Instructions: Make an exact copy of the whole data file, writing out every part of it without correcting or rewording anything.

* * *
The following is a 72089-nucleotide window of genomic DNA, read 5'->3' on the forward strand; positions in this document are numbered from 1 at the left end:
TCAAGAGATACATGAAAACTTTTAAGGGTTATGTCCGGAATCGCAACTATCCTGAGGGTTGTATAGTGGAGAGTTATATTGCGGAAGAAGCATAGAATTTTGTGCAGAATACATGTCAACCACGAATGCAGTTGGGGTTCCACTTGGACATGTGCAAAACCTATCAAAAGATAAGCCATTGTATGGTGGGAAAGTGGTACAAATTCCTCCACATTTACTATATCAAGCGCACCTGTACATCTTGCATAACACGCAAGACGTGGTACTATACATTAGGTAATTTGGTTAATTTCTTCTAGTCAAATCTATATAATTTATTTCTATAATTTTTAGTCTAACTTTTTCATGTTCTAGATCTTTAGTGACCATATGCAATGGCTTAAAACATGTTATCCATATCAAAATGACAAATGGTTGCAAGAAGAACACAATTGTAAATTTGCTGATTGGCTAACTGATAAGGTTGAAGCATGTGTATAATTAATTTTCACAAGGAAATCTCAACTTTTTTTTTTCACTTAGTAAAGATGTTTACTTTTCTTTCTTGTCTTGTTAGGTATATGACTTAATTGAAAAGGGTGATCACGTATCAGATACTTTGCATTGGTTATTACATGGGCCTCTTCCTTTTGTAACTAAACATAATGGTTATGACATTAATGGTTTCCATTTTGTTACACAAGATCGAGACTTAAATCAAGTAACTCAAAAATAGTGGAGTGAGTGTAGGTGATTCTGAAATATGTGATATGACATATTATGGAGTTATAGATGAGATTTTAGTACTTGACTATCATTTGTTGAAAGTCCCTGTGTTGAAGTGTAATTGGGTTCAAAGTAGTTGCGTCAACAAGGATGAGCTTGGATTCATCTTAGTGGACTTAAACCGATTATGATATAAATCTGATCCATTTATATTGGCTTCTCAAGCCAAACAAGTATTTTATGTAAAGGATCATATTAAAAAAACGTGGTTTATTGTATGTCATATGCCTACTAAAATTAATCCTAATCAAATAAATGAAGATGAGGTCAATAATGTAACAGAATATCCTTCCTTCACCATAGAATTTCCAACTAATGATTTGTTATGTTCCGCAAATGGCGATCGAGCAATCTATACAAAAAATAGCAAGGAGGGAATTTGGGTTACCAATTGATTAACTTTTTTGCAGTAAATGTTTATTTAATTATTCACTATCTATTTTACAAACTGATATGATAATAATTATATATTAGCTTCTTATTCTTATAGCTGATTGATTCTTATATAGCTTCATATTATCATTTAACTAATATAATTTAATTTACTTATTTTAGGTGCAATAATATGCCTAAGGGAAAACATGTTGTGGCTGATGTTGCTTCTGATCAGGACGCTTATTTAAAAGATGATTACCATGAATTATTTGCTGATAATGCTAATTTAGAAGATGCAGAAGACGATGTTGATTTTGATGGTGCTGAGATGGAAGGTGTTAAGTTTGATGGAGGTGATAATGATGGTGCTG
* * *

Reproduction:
The following is a 72089-nucleotide window of genomic DNA, read 5'->3' on the forward strand; positions in this document are numbered from 1 at the left end:
TCAAGAGATACATGAAAACTTTTAAGGGTTATGTCCGGAATCGCAACTATCCTGAGGGTTGTATAGTGGAGAGTTATATTGCGGAAGAAGCATAGAATTTTGTGCAGAATACATGTCAACCACGAATGCAGTTGGGGTTCCACTTGGACATGTGCAAAACCTATCAAAAGATAAGCCATTGTATGGTGGGAAAGTGGTACAAATTCCTCCACATTTACTATATCAAGCGCACCTGTACATCTTGCATAACACGCAAGACGTGGTACTATACATTAGGTAATTTGGTTAATTTCTTCTAGTCAAATCTATATAATTTATTTCTATAATTTTTAGTCTAACTTTTTCATGTTCTAGATCTTTAGTGACCATATGCAATGGCTTAAAACATGTTATCCATATCAAAATGACAAATGGTTGCAAGAAGAACACAATTGTAAATTTGCTGATTGGCTAACTGATAAGGTTGAAGCATGTGTATAATTAATTTTCACAAGGAAATCTCAACTTTTTTTTTTCACTTAGTAAAGATGTTTACTTTTCTTTCTTGTCTTGTTAGGTATATGACTTAATTGAAAAGGGTGATCACGTATCAGATACTTTGCATTGGTTATTACATGGGCCTCTTCCTTTTGTAACTAAACATAATGGTTATGACATTAATGGTTTCCATTTTGTTACACAAGATCGAGACTTAAATCAAGTAACTCAAAAATAGTGGAGTGAGTGTAGGTGATTCTGAAATATGTGATATGACATATTATGGAGTTATAGATGAGATTTTAGTACTTGACTATCATTTGTTGAAAGTCCCTGTGTTGAAGTGTAATTGGGTTCAAAGTAGTTGCGTCAACAAGGATGAGCTTGGATTCATCTTAGTGGACTTAAACCGATTATGATATAAATCTGATCCATTTATATTGGCTTCTCAAGCCAAACAAGTATTTTATGTAAAGGATCATATTAAAAAAACGTGGTTTATTGTATGTCATATGCCTACTAAAATTAATCCTAATCAAATAAATGAAGATGAGGTCAATAATGTAACAGAATATCCTTCCTTCACCATAGAATTTCCAACTAATGATTTGTTATGTTCCGCAAATGGCGATCGAGCAATCTATACAAAAAATAGCAAGGAGGGAATTTGGGTTACCAATTGATTAACTTTTTTGCAGTAAATGTTTATTTAATTATTCACTATCTATTTTACAAACTGATATGATAATAATTATATATTAGCTTCTTATTCTTATAGCTGATTGATTCTTATATAGCTTCATATTATCATTTAACTAATATAATTTAATTTACTTATTTTAGGTGCAATAATATGCCTAAGGGAAAACATGTTGTGGCTGATGTTGCTTCTGATCAGGACGCTTATTTAAAAGATGATTACCATGAATTATTTGCTGATAATGCTAATTTAGAAGATGCAGAAGACGATGTTGATTTTGATGGTGCTGAGATGGAAGGTGTTAAGTTTGATGGAGGTGATAATGATGGTGCTG